While healthcare has been evolving for centuries, there has been no accelerator quite as fast as the addition of health technology. Let’s take a little journey through time to review history – and maybe even peer into the future a bit.
Medical discoveries such as the stethoscope, autoclave, human genome project, and vaccines have had a profound impact on patient outcomes. However, the integration of computer technology has taken healthcare to new heights, transforming not only the way we practice medicine, but also how we collaborate, research, share information, get paid, and even spend our time at work. In fact, it’s hard to imagine what healthcare was like before computers became an integral part of our lives.
A Little Trip Down Health Technology Memory Lane
One thing medical practices did before computers was spend a lot of time filing and retrieving information.
Beginning in the 1960’s computers began to enter the scene in health information management (HIM) as a way to standardize and share medical records. Part of this need for standardization was driven by the introduction of Medicare and Medicaid in 1965, which necessitated good record keeping for payments. At this point, computers were huge room-sized mainframes, and expense prevented all but a few of the largest institutions from using them. One of the first adopters was the Mayo Clinic.
These record-keeping systems, while useful, were to soon be completely revolutionized with the advent of the internet. Over the next two decades, from 1980 to 2000, the internet evolved from the first website in Switzerland to AOL and 56K modems to laptop portability and wireless technology.
Some of the important developments in medicine that can be attributed to the internet are:
- Widespread access to health information. Physicians were not the only sources of information – WebMD and other sites provided a broad range of topics for consumers to learn from. A part of this evolution was the process of learning to discern accurate information from bad sources.
- The Master Patient Index (MPI) was introduced in the 1980’s to keep track of patient data. Other standardization systems soon followed, including the Healthcare Information Exchange (HIE) still in use today.
- In 1994 the World Health Organization (WHO) adopted the ICD-10 coding system, standardizing diagnosis codes for medical records (and billing).
- In 2000, the Human Genome Project begins, accelerating the rise in personalized medicine that we are seeing now. Mapping and identifying all 25,000 genes in the human genome was a task that would be insurmountable without technology.
These two major sources of information laid the foundation for future developments in healthcare.
The Institute of Medicine (IOM) estimated that “between 44,000 and 98,000 hospitalized Americans die each year as a result of preventable medical errors” in their published report To Err Is Human. One of the immediate recommendations from the report included “Error-Reducing Technology” as they found that “computerized physician order entry (CPOE) can reduce errors by 55 to 86 percent.” This helped prompt the government to support planning to give Americans access to electronic health records within 10 years.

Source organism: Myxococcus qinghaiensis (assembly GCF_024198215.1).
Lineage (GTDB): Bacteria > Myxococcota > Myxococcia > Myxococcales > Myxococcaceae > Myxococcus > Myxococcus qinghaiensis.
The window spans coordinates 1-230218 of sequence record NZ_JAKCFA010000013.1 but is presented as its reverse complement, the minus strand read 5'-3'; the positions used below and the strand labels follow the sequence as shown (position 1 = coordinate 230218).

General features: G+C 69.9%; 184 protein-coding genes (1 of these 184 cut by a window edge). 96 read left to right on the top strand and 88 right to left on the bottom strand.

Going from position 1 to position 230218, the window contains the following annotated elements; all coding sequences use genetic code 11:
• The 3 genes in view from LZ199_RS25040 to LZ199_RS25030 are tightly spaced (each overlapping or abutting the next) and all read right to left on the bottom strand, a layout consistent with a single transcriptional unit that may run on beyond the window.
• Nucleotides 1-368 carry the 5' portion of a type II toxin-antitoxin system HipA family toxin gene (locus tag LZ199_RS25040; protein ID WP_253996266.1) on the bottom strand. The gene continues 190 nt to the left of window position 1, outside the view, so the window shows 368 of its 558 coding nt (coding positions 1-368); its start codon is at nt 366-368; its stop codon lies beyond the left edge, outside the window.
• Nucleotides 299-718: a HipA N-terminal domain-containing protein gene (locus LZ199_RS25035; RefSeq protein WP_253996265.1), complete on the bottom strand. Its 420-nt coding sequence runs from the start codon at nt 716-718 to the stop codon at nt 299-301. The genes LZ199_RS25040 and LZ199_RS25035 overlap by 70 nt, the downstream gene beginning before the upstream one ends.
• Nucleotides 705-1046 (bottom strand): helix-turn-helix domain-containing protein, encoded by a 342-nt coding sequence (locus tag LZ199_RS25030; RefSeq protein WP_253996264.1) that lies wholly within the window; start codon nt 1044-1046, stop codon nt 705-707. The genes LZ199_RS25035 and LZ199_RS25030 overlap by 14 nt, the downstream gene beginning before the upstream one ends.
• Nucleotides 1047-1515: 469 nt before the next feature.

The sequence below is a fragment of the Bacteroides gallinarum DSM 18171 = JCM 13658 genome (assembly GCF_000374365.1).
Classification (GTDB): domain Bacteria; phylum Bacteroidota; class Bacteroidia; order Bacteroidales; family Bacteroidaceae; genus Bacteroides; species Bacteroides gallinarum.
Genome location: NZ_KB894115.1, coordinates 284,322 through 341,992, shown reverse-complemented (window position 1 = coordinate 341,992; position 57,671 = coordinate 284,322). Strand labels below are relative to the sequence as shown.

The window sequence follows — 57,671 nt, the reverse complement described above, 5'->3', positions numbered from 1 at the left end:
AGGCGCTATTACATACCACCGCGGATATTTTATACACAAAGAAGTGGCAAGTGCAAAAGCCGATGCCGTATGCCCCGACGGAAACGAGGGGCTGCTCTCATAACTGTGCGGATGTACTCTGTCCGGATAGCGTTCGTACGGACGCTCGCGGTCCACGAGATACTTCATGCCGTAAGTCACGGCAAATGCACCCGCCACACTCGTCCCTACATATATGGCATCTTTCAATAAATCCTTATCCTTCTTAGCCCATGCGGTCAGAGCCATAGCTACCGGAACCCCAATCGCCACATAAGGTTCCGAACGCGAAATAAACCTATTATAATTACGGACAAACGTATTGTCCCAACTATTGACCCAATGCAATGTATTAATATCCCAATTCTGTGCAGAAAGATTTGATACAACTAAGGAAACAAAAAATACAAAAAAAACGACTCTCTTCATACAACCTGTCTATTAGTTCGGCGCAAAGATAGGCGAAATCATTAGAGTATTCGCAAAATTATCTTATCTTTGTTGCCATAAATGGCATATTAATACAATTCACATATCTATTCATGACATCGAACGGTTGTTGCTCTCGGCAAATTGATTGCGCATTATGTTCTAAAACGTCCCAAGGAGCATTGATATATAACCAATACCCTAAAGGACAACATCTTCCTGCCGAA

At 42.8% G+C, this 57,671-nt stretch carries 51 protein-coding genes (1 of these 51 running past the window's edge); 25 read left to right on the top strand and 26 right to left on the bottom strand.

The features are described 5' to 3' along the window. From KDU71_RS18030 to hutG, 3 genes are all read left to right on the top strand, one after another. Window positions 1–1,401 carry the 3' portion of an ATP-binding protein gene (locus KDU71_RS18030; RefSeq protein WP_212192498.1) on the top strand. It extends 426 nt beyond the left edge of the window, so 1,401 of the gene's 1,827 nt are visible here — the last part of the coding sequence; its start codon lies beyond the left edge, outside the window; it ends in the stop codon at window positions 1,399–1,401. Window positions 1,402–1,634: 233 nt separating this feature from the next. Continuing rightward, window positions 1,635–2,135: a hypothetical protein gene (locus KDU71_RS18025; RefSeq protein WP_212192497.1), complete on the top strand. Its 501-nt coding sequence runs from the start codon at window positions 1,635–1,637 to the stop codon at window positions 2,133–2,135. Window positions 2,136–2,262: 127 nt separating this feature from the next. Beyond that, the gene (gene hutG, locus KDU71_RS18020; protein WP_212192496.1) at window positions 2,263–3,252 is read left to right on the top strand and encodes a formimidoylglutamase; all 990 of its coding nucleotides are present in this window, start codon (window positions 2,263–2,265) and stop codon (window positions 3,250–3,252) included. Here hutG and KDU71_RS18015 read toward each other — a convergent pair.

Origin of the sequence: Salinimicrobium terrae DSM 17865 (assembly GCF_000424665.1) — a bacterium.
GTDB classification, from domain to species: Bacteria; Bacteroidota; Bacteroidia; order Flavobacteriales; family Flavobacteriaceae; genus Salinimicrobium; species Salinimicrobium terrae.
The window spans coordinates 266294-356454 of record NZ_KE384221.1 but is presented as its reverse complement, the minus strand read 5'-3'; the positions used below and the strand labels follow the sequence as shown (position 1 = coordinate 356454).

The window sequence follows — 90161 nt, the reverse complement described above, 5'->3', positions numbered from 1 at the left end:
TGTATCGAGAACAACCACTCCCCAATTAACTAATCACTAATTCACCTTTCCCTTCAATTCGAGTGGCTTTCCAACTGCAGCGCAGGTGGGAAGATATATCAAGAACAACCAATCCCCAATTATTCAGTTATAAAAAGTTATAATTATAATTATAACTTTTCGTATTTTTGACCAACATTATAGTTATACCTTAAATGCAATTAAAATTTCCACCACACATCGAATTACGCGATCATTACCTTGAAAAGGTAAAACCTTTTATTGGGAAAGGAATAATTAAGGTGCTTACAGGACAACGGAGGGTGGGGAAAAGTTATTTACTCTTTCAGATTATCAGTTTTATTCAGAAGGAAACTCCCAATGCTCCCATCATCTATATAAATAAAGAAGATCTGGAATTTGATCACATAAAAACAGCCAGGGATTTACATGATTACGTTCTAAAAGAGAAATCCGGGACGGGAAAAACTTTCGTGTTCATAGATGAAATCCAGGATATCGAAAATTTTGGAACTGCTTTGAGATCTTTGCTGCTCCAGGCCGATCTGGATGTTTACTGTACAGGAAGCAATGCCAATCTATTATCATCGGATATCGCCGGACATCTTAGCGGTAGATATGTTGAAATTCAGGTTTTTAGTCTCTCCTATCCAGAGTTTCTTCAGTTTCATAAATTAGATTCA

Electronic health records were beginning to become more common, with varying degrees of success. Some issues identified were lack of security, high cost, and lack of consistent standards. While they certainly saved on filing costs and made records more searchable, the true benefits of digital information had yet to be realized.
The American Recovery and Reinvestment Act (ARRA) added to Meaningful Use by focusing on improving the affordability of healthcare, and set a goal to adopt electronic records by 2014,
The Health Information Technology for Economic and Clinical Health (HITECH) Act was enacted as part of ARRA. It addressed privacy and security concerns associated with electronic transfer of PHI and strengthened the civil and criminal support of HIPAA rules.
Health Information Technology (HIT) technology is promoted by ARRA, focusing on HIT testing, grants, and loans funding programs, as well as provisions for monetary incentives through CMS.
By 2015, EHR adoption was nearly universal, with 96% of hospitals and 87% of physician practices using electronic medical records. However, there were still issues with data sharing, safety, and preventing medical errors; bringing the topic of interoperability to the front.
Where We Are Now
The healthcare system has now become an ecosystem – with a balance that relies on health technology to thrive.
- Portability of healthcare data and interoperability are still challenges, especially as telehealth becomes more common and patients are not as tied down to one organization.
- Tools to analyze big data are becoming more common as AI and machine learning applications enter the market.
- Patients and clinicians want access to health records on the go – via any device, anywhere, and at any time.
- EHR interfaces should be more intuitive, with data flowing smoothly from one application to another via secure APIs.